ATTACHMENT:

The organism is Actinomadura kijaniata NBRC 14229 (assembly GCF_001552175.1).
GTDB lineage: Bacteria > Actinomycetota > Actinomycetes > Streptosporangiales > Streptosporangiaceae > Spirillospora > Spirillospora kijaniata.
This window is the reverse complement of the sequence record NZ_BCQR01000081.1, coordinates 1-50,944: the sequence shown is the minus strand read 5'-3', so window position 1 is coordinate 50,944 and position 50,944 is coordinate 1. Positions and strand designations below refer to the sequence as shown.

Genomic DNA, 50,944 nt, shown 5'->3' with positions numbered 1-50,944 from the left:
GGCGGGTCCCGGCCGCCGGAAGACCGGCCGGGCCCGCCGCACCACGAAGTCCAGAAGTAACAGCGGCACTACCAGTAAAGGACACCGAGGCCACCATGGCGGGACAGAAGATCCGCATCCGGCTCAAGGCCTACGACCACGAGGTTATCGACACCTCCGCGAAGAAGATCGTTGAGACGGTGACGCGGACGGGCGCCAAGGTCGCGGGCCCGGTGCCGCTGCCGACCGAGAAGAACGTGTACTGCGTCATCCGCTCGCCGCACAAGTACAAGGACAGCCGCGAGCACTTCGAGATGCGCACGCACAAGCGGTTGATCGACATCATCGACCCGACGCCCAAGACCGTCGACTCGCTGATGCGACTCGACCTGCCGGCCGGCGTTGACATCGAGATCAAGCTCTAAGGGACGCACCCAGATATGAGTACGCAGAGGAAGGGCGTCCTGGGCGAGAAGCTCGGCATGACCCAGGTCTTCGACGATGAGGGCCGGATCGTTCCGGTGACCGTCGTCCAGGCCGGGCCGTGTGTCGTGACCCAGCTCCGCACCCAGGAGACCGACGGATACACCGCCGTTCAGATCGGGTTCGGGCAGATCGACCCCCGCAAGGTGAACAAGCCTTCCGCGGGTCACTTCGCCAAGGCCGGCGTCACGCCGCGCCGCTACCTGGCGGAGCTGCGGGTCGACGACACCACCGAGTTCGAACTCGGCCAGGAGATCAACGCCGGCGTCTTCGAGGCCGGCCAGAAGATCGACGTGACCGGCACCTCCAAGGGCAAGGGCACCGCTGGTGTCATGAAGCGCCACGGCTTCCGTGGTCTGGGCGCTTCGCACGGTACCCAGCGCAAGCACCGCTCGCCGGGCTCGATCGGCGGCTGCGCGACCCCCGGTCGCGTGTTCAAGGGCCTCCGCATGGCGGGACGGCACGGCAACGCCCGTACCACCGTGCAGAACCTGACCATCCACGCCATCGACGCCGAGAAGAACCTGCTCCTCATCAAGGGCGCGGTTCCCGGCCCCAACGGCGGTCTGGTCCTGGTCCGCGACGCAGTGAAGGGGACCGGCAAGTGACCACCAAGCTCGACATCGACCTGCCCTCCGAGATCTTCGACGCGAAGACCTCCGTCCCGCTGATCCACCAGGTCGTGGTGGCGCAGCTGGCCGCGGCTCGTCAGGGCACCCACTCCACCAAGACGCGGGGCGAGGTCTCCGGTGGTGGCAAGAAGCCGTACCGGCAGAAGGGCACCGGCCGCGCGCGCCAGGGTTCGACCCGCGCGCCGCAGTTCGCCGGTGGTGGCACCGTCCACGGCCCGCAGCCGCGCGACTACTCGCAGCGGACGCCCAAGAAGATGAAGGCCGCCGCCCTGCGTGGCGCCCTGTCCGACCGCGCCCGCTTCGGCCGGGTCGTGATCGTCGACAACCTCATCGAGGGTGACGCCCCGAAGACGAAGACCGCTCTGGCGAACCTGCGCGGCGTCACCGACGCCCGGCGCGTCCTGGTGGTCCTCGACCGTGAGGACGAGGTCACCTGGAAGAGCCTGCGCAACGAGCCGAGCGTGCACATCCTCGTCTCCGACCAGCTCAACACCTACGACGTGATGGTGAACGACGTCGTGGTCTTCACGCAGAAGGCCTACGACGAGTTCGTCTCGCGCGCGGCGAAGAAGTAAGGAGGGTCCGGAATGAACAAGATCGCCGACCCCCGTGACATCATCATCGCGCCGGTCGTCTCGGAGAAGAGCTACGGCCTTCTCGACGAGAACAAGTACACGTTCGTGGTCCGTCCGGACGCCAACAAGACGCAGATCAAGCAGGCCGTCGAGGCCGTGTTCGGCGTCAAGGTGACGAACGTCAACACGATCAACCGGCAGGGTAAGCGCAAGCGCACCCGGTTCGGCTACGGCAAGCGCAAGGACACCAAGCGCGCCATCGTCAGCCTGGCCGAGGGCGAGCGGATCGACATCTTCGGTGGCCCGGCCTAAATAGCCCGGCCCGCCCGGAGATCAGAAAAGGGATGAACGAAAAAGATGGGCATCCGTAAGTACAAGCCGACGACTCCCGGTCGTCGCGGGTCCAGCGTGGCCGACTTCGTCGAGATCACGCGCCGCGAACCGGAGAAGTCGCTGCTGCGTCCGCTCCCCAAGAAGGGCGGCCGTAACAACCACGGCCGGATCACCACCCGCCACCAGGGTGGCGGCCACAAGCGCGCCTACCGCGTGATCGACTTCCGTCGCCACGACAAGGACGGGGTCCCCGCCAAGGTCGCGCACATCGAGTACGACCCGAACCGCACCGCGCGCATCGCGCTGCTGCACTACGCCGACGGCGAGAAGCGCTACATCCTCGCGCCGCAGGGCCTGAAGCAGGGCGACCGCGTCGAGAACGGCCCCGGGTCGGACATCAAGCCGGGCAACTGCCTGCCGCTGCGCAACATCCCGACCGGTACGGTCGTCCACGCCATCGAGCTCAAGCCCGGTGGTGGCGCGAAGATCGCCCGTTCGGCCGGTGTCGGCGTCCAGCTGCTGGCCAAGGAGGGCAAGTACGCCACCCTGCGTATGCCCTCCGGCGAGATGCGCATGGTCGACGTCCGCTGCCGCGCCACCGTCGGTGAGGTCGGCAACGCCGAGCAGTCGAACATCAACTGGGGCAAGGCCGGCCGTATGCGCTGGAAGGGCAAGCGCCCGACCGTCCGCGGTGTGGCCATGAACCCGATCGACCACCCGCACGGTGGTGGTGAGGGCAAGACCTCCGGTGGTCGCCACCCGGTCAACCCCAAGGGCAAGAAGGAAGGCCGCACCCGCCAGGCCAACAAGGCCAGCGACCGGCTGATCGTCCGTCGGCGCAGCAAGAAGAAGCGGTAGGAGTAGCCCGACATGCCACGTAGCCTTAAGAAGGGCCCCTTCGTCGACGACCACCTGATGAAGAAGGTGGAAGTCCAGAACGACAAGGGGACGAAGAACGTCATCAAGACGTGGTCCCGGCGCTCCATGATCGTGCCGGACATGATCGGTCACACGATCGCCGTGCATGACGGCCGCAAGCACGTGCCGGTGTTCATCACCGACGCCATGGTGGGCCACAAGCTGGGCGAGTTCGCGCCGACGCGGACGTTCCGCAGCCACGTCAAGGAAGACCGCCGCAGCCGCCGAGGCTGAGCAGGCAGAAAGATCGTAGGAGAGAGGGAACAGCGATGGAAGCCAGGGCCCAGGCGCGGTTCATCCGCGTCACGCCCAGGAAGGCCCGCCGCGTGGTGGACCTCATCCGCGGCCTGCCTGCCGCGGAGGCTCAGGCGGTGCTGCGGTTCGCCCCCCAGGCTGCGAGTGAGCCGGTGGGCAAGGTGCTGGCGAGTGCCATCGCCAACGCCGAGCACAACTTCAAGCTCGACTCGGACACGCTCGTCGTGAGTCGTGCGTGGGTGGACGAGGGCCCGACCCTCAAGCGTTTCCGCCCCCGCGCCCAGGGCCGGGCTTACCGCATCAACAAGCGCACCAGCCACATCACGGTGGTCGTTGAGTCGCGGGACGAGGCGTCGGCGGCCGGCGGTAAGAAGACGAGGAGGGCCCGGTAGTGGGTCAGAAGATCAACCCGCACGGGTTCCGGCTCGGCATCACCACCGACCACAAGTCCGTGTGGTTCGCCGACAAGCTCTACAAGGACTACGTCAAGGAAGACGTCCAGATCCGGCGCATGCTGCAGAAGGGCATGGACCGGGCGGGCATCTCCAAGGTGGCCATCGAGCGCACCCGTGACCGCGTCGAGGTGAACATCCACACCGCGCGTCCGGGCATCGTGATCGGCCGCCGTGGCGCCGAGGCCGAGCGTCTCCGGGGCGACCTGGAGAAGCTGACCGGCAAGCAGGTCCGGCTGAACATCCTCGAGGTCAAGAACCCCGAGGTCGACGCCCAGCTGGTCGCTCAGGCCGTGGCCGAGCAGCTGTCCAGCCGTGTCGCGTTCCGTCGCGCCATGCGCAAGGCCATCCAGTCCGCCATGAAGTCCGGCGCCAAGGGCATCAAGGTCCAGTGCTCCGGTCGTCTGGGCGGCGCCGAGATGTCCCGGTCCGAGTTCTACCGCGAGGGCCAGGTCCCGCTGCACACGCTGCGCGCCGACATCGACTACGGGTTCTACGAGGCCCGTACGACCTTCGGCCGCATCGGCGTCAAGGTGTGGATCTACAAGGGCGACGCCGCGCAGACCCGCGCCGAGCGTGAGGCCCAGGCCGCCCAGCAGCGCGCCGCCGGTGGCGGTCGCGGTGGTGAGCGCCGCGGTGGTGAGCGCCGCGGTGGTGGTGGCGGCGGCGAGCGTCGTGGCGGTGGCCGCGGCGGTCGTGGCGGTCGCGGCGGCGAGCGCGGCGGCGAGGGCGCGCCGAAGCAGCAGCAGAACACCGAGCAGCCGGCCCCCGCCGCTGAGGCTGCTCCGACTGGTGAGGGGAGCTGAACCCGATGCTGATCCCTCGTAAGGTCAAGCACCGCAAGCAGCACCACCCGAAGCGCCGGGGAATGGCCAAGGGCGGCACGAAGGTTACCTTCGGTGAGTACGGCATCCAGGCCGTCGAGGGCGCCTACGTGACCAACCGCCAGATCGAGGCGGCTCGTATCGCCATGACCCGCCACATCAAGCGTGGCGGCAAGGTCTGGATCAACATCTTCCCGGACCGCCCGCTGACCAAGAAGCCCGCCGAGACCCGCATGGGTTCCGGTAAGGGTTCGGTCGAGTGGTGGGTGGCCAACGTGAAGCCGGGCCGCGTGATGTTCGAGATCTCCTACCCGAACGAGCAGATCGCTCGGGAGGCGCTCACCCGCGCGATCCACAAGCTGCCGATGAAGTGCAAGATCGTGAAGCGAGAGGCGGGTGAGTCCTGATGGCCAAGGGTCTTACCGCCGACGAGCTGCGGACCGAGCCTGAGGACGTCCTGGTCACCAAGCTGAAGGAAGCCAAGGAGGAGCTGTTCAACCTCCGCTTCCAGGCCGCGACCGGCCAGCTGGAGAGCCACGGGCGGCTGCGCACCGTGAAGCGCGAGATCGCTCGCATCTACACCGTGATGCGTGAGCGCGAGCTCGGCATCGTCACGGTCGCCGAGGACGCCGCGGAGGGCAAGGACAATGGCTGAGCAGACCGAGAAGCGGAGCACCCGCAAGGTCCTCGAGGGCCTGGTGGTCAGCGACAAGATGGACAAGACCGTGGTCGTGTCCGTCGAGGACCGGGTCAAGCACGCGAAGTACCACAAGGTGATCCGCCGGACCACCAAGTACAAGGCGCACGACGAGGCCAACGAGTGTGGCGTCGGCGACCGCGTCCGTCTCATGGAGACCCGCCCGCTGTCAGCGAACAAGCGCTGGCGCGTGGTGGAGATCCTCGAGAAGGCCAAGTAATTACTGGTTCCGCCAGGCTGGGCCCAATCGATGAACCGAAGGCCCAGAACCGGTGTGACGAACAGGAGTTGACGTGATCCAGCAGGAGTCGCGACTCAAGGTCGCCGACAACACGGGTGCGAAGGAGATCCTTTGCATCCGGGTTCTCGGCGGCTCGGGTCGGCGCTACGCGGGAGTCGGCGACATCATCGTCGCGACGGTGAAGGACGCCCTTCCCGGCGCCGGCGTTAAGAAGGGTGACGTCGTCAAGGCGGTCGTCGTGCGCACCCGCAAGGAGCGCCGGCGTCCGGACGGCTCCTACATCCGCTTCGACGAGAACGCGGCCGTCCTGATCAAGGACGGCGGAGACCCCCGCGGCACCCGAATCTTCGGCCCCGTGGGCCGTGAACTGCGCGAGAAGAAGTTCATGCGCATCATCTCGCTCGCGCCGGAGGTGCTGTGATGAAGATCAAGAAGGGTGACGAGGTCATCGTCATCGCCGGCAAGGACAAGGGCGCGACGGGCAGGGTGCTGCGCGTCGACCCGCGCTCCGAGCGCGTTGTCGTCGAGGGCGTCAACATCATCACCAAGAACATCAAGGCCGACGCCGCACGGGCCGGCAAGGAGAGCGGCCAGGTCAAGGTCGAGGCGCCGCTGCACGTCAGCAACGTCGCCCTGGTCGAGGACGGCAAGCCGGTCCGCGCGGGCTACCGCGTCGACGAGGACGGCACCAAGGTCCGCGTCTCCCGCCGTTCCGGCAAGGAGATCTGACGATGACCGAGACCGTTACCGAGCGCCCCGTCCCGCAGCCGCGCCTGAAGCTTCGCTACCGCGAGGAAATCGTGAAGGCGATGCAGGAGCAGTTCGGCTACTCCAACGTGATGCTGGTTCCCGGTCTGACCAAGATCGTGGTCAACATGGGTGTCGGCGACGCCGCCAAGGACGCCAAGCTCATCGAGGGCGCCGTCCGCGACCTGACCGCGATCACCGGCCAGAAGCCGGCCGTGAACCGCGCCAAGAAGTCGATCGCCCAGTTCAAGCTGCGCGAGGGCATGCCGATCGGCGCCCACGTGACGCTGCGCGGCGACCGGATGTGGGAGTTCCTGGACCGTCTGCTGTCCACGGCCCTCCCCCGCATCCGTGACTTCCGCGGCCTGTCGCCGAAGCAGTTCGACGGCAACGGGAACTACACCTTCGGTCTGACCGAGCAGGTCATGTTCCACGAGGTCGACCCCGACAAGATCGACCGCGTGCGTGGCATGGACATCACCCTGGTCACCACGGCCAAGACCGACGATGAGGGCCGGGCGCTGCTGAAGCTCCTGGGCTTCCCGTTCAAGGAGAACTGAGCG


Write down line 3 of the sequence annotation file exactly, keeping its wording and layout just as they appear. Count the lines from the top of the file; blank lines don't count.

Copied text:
This window is the reverse complement of the sequence record NZ_BCQR01000081.1, coordinates 1-50,944: the sequence shown is the minus strand read 5'-3', so window position 1 is coordinate 50,944 and position 50,944 is coordinate 1. Positions and strand designations below refer to the sequence as shown.